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Feature Articles

LEDs: Not Just Another Light Bulb

by Winn Hardin, Contributing Editor - AIA

Often viewed as commodities, LED light manufacturers are using intelligence, standards, and new materials to once again revolutionize the machine vision illumination industry.

It’s not very often that a light is nominated for a machine vision industry award. This year, it happened three times. And the lights won twice.

Gardasoft Vision Limited’s (Cambridge, UK) Triniti intelligent LED light controller was nominated for the Vision Award at the Vision trade fair in Stuttgart last fall before taking a silver product innovation award during AIA’s Automate trade show in Chicago this past March. Metaphase Technologies, Inc. (Bristol, Pennsylvania) followed, grabbing a bronze award for its high-speed LED illumination system HISLED-1003, which allows ultra-short light pulses for imaging objects traveling at high speeds without blur. This past year, the bulb has burned very bright indeed!

That might be the end of the story if LEDs were just another light, and machine vision just another automation technology. Instead, the drive for intelligent automation systems, new industry standards, and new optical materials may keep LEDs in the awards circle for several more years to come.

Standard Intelligence

The aptly named Triniti LED light controller garnered a lot of attention this year by bringing control, operational monitoring, and network compatibility to machine vision lighting. Other LED light manufacturers have introduced Ethernet-compatible light controllers to the market in the past so that users could change light settings from the host computer. It’s only recently that Triniti technology has fully enabled an intelligent, networked lighting system compliant with GenICam and GigE Vision standards that allows the light programming and control directly from the vision platform API for machine vision, traffic, and related applications, according to John Merva, vice president, North America at Gardasoft.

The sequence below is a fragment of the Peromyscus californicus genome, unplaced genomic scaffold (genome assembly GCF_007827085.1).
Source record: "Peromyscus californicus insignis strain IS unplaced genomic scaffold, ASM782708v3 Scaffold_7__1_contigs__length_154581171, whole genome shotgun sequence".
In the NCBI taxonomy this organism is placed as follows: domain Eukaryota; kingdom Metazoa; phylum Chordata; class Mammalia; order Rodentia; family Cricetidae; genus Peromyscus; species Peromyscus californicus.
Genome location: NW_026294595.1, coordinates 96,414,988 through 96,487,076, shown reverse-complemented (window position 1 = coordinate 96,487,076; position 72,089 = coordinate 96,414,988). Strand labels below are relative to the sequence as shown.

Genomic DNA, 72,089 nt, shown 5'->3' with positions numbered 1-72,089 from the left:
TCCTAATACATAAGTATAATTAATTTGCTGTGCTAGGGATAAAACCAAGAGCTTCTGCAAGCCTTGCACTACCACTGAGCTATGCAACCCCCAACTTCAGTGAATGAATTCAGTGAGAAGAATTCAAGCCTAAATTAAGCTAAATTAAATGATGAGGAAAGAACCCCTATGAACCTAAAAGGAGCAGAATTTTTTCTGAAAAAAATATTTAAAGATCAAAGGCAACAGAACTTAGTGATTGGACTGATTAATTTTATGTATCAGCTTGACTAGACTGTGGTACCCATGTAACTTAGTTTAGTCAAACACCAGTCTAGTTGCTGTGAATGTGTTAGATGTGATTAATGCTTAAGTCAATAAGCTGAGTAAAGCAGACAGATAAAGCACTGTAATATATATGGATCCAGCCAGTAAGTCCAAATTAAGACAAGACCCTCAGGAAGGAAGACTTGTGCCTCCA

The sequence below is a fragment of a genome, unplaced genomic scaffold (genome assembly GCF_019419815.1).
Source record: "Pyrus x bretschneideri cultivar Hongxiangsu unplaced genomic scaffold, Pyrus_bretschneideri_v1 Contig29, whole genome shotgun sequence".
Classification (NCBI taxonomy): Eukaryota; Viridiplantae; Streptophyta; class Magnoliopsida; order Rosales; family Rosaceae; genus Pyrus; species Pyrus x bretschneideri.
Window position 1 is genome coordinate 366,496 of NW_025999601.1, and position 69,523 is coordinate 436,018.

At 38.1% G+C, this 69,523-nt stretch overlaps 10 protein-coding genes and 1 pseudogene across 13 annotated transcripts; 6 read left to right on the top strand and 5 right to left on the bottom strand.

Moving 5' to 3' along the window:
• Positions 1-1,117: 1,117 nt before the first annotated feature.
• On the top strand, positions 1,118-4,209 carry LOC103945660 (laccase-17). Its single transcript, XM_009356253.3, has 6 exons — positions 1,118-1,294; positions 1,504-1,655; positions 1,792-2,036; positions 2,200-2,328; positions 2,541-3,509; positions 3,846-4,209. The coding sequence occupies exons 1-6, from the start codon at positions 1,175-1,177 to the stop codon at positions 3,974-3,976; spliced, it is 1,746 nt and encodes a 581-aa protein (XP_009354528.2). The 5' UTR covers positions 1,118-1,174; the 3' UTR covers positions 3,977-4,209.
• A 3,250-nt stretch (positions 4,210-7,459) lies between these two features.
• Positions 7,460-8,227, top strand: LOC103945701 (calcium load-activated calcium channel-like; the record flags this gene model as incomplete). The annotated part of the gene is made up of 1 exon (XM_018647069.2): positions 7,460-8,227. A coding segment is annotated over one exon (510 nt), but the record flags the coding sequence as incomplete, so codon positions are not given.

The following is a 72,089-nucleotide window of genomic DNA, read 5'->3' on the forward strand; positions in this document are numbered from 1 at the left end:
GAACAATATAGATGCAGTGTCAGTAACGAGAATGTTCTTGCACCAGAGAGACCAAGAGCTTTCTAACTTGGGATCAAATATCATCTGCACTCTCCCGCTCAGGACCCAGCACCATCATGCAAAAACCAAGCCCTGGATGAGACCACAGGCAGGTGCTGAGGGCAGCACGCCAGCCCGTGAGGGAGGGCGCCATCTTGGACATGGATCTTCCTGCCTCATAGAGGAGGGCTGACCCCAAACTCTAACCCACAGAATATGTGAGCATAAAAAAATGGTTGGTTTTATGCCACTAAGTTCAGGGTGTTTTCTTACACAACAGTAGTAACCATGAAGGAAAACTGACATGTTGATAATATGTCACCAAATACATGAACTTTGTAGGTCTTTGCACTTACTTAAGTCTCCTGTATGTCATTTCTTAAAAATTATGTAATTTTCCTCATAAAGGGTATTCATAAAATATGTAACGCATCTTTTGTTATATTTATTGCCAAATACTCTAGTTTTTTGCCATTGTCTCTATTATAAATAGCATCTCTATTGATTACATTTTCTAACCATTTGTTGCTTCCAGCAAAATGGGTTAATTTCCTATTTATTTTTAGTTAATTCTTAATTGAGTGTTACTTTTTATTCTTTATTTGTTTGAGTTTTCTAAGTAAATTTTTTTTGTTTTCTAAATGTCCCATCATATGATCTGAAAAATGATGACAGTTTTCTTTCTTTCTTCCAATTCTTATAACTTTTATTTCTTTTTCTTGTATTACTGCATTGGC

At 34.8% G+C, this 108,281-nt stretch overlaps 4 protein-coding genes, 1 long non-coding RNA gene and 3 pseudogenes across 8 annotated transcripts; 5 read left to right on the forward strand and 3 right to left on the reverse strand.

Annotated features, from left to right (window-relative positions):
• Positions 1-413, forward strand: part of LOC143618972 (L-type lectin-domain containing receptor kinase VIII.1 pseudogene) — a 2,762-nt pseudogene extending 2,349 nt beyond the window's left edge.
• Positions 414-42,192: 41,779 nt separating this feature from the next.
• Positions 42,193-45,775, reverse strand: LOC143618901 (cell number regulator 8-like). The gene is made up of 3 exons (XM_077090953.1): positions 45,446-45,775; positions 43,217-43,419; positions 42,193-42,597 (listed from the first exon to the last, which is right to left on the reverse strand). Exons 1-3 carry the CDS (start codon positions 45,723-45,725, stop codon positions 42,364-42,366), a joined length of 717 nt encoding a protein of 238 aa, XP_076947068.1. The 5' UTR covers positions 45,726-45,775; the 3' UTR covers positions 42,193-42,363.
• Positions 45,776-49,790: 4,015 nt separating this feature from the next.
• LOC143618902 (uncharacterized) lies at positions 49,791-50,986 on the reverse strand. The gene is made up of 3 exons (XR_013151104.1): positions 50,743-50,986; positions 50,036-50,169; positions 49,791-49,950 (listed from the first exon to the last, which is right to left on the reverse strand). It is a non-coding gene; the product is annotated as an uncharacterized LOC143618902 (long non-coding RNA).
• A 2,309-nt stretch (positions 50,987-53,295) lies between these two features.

“A few companies such as Advanced illumination and Spectrum illumination have had Ethernet-connectable controllers, but their functionality is different than Gardasoft’s,” Merva says. He also notes that light controllers have typically been the second-class citizens in the lighting industry as lighting companies must focus resources on their lighting products first. “But at Gardasoft, lighting controllers have been our primary product for 15 years,” he says. “We see a wider range of applications [for lighting controllers] than other lighting companies, and that puts us in a good position to develop a controller with APIs for major machine vision camera and software suppliers and an SDK for expert users and OEMs that want to build Triniti into their own machines. If we just had one or the other, Triniti wouldn’t have seen the market acceptance that it has since the launch last November.”

The development of the IEEE’s 1588’s Precision Time Protocol (PTP) — which provides for sub-microsecond clock accuracy across a local area network, making it suitable for industrial control systems — has a lot of people excited, Merva says. “And there’s a reason for that: the non-deterministic nature of Ethernet. But now with GigE Vision, GenICam, and the new IEEE 1588 timing standard that allows a single network clock to be synchronized among all devices on a network, full network control is now possible.”

Steve Kinney, general manager of business development at CCS America Inc. (Burlington, Massachusetts), says that when a CCS Triniti-compatible light is plugged into a Gardasoft controller, “it does a GenICam-style handshake just like a camera and PC would on a GigE Vision network.”

As AIA’s lighting committee continues to make progress, Kinney notes, “it’s not hard to see a time when the command and control segment of the lighting standard might also extend to intelligent optics. I know of applications right now that would like to have the control system talk to the lens, telling it to zoom in here, autofocus there, track this target. You can see this conversation expanding to include all components on a machine vision system, allowing them to self-configure, time to each other, and give users seamless control of all components. Companies that move first to support this smart system approach will have the advantage.”